This blog is part of a series of perspectives on the EU referendum from prominent humanists on either side of the debate. Each puts forward a humanist case for the United Kingdom either remaining a member of, or leaving, the European Union. All six perspectives are linked in the image below.
Crispin Blunt: Reject Europe’s claims of a Christian identity, reject the EU
Today we find ourselves locked in much deeper integration with Europe than was presented to the British people when they endorsed our membership in the 1975 referendum. European judges can overwrite British law and direct our legal regulations. Those many aspects of the acquis subject to QMV leave our own government and Parliament frequently and controversially overridden by the competing interests of our partners and even more frequently our government’s position quietly compromised to achieve unanimity.
The truth is the geo-politics of our island and its history means the British position on Europe is hopelessly compromised. The integration required to make this great idealistic project work is disguised from the British people, because they don’t really get it.
For British humanists, the debate over Turkish accession is instructive. It brings out, not least from our central European partners, talk of Europe’s Christian identity. That a large Muslim country would be an unacceptable departure from this. Just at the moment it seems polls indicate we are now formally a majority nation of non-believers we are being asked to check back in for a particular ethnic religious identity within the EU. The UK’s situation reflects our global internationalist outlook, where all religions, and now mostly none, all rub along relatively happily together. In the same way our multi-ethnic population reflects that global cultural and historic legacy. That’s what makes the European project so much more conflicted for the UK.
The central European response to the prospect of Turkish accession doesn’t sit easily with us. The UK is formally still a strong supporter of Turkish accession. That reflects our much more relaxed view of religion and identity and the strategic need to secure Turkey within the European sphere of influence. But the practical consequences today of our economically marginal citizens being competed out of work and the prospect of progress in their own country by professionally qualified east Europeans would be made dramatically worse by Turkish accession. Their plight is going to become even more marked when the living wage kicks in by the end of this Parliament, whether or not Turkey accedes.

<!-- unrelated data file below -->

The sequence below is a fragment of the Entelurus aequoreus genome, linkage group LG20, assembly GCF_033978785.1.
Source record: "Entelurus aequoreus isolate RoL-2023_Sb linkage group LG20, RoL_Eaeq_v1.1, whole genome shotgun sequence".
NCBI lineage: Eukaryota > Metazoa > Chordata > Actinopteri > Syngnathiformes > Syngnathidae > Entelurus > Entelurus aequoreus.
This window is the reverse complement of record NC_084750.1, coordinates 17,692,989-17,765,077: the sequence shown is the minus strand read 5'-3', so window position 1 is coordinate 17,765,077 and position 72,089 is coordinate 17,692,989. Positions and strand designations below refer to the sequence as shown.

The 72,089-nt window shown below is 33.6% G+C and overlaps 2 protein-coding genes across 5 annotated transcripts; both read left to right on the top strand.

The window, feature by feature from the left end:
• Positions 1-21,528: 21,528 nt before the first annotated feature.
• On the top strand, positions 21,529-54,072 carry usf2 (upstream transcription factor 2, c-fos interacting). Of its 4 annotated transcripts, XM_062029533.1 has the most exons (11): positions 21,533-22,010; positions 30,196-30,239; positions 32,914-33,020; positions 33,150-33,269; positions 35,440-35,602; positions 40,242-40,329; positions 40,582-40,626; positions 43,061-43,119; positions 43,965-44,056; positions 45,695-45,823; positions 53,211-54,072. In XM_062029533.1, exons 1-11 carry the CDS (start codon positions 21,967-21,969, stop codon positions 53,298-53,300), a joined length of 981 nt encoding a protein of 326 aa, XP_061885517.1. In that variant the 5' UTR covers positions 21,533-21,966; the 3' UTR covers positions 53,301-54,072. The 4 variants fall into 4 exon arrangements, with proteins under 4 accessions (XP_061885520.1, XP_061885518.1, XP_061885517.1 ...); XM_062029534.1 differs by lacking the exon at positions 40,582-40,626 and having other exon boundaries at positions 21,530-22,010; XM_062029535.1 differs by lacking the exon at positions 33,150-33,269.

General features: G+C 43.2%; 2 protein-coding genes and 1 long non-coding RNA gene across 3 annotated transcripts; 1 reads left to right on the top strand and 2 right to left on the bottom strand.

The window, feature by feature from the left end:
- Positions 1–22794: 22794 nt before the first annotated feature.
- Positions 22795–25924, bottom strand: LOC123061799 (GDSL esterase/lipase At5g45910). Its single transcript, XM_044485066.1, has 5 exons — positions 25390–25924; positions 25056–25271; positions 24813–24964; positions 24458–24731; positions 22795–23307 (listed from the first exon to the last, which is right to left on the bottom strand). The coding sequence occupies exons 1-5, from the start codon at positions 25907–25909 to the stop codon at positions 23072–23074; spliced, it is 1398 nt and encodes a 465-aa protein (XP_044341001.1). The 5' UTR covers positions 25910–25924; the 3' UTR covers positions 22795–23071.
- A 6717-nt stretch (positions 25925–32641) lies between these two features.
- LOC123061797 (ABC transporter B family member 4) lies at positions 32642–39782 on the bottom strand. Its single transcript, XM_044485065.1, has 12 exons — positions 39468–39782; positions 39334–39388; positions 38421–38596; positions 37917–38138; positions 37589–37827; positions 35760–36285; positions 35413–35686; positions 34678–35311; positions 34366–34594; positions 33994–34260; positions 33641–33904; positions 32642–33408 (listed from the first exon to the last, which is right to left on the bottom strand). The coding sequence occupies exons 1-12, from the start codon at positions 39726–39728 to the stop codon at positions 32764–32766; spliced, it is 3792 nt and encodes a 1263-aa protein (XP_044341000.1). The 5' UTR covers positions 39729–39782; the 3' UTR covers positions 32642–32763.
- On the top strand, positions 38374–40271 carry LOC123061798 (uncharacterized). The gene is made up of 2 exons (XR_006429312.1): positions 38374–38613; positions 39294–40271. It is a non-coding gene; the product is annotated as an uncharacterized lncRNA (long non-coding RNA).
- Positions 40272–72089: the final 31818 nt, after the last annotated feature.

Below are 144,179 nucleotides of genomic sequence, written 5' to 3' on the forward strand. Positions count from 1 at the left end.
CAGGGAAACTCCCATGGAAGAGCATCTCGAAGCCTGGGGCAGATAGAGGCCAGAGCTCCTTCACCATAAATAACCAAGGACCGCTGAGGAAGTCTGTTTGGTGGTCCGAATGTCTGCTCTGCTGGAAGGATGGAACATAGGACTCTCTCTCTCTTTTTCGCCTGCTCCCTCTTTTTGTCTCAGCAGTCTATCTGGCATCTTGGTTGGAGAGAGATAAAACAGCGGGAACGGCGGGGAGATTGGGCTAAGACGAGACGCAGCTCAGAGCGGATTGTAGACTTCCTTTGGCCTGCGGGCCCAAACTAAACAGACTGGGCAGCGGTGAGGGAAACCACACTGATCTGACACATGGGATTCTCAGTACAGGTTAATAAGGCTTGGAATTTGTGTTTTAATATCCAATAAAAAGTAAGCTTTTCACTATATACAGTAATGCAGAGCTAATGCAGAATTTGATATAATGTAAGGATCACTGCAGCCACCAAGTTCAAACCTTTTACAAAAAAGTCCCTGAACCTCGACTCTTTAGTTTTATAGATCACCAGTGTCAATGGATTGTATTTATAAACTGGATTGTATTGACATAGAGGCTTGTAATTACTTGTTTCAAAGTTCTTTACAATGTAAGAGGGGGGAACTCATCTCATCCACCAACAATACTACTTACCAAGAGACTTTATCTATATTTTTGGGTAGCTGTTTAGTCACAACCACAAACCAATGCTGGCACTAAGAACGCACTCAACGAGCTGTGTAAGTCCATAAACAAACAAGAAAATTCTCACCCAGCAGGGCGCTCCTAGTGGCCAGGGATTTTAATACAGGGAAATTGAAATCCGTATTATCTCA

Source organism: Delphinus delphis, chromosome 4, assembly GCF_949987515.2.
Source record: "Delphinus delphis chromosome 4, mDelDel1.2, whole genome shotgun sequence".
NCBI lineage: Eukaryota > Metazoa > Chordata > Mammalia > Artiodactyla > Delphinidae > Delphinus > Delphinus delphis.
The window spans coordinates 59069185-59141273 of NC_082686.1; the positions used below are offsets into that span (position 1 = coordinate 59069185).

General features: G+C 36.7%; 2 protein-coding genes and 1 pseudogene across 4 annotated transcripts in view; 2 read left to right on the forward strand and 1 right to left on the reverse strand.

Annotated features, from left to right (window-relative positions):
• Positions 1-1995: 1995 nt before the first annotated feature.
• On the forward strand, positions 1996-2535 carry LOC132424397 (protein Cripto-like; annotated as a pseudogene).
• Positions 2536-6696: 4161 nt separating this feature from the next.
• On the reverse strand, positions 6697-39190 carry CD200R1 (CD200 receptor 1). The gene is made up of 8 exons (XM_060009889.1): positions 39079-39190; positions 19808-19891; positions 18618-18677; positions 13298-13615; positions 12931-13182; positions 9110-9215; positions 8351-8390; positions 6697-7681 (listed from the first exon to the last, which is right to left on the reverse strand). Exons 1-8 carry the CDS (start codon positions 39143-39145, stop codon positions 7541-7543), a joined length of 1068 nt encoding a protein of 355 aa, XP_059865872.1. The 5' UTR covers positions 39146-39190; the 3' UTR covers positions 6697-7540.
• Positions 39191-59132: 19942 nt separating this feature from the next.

Our own society’s cohesion and stability should be of interest to humanists. With formal control of immigration we may just about sustain the pressures of global migration patterns. The challenges that will inevitably bring, difficult outside the EU but much more so inside, would at least produce politicians who can be directly held to account if we are outside the EU. Britain has produced a society with a very global outlook, and perhaps as a consequence it’s no surprise organised religion is now a distinctly minority sport. I believe we are best able to protect this outside the EU, but with the rights of all our minorities and identities still sustained by the wholly different treaty base of the European Convention on Human Rights.
The UK is a problem for the EU. Our lack of commitment to the institutions is being paid by our partners and us on security. Outside the EU we can and would continue to cooperate on security issues much as we do now. Inside the EU we actively prevent our partners achieving the kind of integration required to make the EU a really effective security and defence player in the world. It is absolutely in our interest that the EU sharing our values, becomes a more effective partner.
26 of our partners are either Euro or pre-Euro countries. They must move towards some kind of United States of Europe or the Euro area will collapse. An accountable body will have to vote the common tax and benefits across Europe to support the common currency area. Unsurprisingly many of our partners also want a common defence capability, which makes complete sense if your interests are so closely aligned that it’s bizarre that you should not defend them together.
And it’s us, the UK that actively seeks to prevent this. It’s toxic to promote this in the British body politic because most of us Britons are simply not checked in for the European ideal and are not prepared to make the sovereignty sacrifices involved. It’s why this kind of narrative has been completely missing from the Remain campaign.
We have the luxury of the option of a perfectly sustainable global role outside the EU, rather more attuned to our people, economic strengths, history and culture. We should take it and help our partners resolve their need for further political and security integration rather than obstruct them.